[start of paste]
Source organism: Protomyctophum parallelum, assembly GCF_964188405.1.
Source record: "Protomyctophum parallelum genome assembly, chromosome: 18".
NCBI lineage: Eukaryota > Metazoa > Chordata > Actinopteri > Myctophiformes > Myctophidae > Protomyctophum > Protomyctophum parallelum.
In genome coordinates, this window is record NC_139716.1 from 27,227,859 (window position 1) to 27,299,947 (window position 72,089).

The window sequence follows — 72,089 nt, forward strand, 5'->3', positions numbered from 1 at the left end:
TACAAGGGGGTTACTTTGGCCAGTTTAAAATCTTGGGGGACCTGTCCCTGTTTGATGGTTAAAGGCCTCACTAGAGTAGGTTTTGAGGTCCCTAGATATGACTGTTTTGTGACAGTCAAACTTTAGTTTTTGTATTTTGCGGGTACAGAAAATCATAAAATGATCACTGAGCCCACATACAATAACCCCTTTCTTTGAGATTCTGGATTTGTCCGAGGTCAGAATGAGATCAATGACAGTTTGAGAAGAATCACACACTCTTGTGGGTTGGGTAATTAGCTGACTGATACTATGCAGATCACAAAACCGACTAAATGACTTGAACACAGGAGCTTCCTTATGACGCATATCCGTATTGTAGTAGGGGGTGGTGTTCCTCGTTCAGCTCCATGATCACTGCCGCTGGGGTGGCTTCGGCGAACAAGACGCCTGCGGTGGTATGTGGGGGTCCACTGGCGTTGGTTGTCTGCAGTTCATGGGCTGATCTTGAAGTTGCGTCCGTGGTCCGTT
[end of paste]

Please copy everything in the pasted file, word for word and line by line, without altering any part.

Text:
Source organism: Protomyctophum parallelum, assembly GCF_964188405.1.
Source record: "Protomyctophum parallelum genome assembly, chromosome: 18".
NCBI lineage: Eukaryota > Metazoa > Chordata > Actinopteri > Myctophiformes > Myctophidae > Protomyctophum > Protomyctophum parallelum.
In genome coordinates, this window is record NC_139716.1 from 27,227,859 (window position 1) to 27,299,947 (window position 72,089).

The window sequence follows — 72,089 nt, forward strand, 5'->3', positions numbered from 1 at the left end:
TACAAGGGGGTTACTTTGGCCAGTTTAAAATCTTGGGGGACCTGTCCCTGTTTGATGGTTAAAGGCCTCACTAGAGTAGGTTTTGAGGTCCCTAGATATGACTGTTTTGTGACAGTCAAACTTTAGTTTTTGTATTTTGCGGGTACAGAAAATCATAAAATGATCACTGAGCCCACATACAATAACCCCTTTCTTTGAGATTCTGGATTTGTCCGAGGTCAGAATGAGATCAATGACAGTTTGAGAAGAATCACACACTCTTGTGGGTTGGGTAATTAGCTGACTGATACTATGCAGATCACAAAACCGACTAAATGACTTGAACACAGGAGCTTCCTTATGACGCATATCCGTATTGTAGTAGGGGGTGGTGTTCCTCGTTCAGCTCCATGATCACTGCCGCTGGGGTGGCTTCGGCGAACAAGACGCCTGCGGTGGTATGTGGGGGTCCACTGGCGTTGGTTGTCTGCAGTTCATGGGCTGATCTTGAAGTTGCGTCCGTGGTCCGTT